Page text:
Returning from Babylon after being in captivity for 70 years, in verses 1-3, the Psalmist reflects on all the Lord has done for his people in the past and reminds God of his faithfulness. He says, “LORD, you were favorable to your land; you restored the fortunes of Jacob. 2 You forgave the iniquity of your people; you covered all their sin. Selah 3 You withdrew all your wrath; you turned from your hot anger.” Then, based on his past faithfulness, he pleads to God in light of their sin, saying, “Restore us again, O God of our salvation, and put away your indignation toward us!” (ESV) That is a bold statement!

Do we ever do that? Do we ever intentionally sin against God, and when he responds by disciplining us, we plead with him to relent from his anger and restore our relationship with him? I know I have! Why do we respond to him that way? I believe it’s because, deep down, we know what God is really like. Not only do we know that he is holy, but we also know that he loves us. Like the Psalmist, we can look back over our lives as believers and see how faithful God has been to us in the past.

And this is why, in verse 7, the Psalmist says, “Show us your steadfast love, O LORD…” The translation called The Message captures the sentiment behind these words when it says, “Show us how much you love us, GOD!” (The Message) Feeling the weight of their sin against the Lord and remembering how good God has been to them in the past, they are telling him they want to “see” his love again. What does that mean? The Hebrew word for “show” at the beginning of verse 7 can mean “to see or to make something visible,” but the Hebrew tense in this verse takes it even further, as something to be “experienced.” (Hebrew and Aramaic Lexicon of the Old Testament)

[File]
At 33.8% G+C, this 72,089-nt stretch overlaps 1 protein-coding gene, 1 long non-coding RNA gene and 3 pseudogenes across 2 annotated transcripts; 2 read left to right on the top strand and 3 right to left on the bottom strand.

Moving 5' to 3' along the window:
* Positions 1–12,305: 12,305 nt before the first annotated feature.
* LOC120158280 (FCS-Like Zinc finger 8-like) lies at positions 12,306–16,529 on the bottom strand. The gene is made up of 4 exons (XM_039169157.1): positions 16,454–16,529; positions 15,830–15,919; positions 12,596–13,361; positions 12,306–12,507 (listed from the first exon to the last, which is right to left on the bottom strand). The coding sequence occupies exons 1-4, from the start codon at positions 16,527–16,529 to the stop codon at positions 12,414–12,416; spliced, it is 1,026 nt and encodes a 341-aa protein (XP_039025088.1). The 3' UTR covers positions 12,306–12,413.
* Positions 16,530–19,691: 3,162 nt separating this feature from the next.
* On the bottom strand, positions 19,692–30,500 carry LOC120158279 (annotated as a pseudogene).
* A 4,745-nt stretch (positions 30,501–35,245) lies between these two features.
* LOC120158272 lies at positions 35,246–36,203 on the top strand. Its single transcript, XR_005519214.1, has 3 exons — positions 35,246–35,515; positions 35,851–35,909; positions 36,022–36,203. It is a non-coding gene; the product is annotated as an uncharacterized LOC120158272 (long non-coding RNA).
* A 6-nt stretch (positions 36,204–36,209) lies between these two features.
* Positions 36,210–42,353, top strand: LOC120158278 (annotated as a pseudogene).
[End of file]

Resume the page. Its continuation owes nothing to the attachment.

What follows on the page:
This deeper meaning has in mind the idea of “causing to look intently at, to behold, to cause to gaze at with joy” or “to feast one’s eyes upon.” Seeing God’s love is meant to move our emotions. And that is the idea the Psalmist wants to convey here.

What difference does the wording make? It’s the difference between a husband saying to his wife, “I love you,” with no actions to back it up versus saying, “I love you,” and then buying her flowers, listening to her intently when she speaks, showing her affection, and serving and caring for her needs.

How does this relate to our interaction with the Lord? That is, how do we experience God’s love? Using the Hebrew word “hesed,” which is translated in verse 7 as “steadfast love,” the Psalmist is talking about a love that is defined as “kindness or concern expressed for someone in need; mercy, compassion, pity.” (A Greek-English Lexicon of the New Testament and Other Early Christian Literature, 3rd Edition. University of Chicago Press; 3rd edition. January 15, 2001)

It's a love that, as author Paul Miller describes it, “combines commitment with sacrifice. Hesed is one-way love. Love without an exit strategy. When you love with ‘hesed’ love, you bind yourself to the object of your love, no matter what the response is. So if the object of your love snaps at you, you still love that person. If you’ve had an argument with your spouse in which you were slighted or not heard, you refuse to retaliate through silence or withholding your affection. Your response to the other person is entirely independent of how that person has treated you. Hesed is a stubborn love. Love like this eliminates moodiness, the touchiness that is increasingly common in people today.” (Paul E. Miller, A Loving Life: In a World of Broken Relationships. Crossway; January 31, 2014)